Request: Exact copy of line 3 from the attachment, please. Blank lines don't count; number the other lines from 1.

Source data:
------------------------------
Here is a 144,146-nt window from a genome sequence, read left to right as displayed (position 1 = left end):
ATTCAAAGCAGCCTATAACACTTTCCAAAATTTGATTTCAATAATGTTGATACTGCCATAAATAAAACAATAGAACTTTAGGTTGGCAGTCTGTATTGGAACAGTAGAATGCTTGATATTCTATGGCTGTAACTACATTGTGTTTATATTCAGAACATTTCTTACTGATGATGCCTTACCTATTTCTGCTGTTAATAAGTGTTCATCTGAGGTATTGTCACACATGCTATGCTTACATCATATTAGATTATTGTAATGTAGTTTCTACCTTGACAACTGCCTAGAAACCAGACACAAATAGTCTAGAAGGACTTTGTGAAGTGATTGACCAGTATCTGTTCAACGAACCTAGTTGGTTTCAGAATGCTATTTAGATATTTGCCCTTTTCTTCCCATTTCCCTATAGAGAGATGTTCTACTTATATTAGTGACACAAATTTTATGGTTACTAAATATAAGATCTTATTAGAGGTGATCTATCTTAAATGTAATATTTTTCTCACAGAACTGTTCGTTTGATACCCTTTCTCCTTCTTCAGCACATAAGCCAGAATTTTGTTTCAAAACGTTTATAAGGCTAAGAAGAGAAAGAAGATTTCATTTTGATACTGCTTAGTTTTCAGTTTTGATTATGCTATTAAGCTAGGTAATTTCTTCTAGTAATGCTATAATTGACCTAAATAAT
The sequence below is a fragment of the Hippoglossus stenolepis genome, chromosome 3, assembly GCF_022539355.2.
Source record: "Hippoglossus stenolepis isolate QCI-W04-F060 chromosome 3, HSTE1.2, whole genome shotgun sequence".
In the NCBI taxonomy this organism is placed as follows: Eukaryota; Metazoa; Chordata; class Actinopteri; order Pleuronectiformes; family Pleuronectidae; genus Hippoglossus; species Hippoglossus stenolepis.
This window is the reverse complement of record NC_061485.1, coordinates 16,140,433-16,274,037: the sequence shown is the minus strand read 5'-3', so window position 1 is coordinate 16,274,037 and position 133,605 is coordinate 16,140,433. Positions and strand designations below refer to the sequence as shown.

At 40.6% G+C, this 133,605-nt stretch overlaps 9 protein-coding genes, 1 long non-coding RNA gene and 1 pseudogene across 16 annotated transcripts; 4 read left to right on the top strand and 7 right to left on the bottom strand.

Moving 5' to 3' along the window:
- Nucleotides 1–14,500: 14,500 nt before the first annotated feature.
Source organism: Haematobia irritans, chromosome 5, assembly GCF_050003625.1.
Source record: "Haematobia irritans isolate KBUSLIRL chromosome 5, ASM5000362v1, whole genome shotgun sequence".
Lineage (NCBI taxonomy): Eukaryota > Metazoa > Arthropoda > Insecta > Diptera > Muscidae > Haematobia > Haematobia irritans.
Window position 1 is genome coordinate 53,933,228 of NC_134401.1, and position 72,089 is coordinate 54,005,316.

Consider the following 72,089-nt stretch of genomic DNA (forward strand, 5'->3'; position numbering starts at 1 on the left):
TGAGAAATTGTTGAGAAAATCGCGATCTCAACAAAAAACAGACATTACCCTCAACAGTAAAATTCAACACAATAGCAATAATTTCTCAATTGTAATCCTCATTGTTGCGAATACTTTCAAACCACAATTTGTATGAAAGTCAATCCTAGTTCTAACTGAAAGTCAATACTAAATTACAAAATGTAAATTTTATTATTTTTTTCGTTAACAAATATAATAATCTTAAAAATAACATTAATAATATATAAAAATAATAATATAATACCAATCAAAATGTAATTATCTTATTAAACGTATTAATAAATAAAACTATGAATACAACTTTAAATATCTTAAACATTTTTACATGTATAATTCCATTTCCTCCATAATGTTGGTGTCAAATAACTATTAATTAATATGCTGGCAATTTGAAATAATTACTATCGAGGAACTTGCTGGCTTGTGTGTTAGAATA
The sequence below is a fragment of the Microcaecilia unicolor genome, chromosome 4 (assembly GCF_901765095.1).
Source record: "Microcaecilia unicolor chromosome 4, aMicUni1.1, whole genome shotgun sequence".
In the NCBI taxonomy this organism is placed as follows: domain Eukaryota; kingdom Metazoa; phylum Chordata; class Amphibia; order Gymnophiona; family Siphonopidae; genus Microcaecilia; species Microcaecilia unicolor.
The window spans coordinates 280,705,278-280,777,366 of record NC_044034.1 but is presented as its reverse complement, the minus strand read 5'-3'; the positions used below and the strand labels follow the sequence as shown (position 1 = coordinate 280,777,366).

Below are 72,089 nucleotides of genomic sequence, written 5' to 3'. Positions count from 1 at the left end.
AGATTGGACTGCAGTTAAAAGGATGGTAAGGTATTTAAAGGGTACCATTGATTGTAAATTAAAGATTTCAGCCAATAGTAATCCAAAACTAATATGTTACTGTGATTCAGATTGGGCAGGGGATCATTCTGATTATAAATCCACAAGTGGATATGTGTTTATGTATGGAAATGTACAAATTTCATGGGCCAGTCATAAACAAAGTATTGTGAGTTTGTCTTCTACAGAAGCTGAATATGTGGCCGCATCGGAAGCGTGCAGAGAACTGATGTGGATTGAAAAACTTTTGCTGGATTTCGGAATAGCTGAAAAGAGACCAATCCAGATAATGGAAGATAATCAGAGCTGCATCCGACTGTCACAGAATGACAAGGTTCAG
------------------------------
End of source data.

The sequence below is a fragment of the Hippoglossus stenolepis genome, chromosome 3, assembly GCF_022539355.2.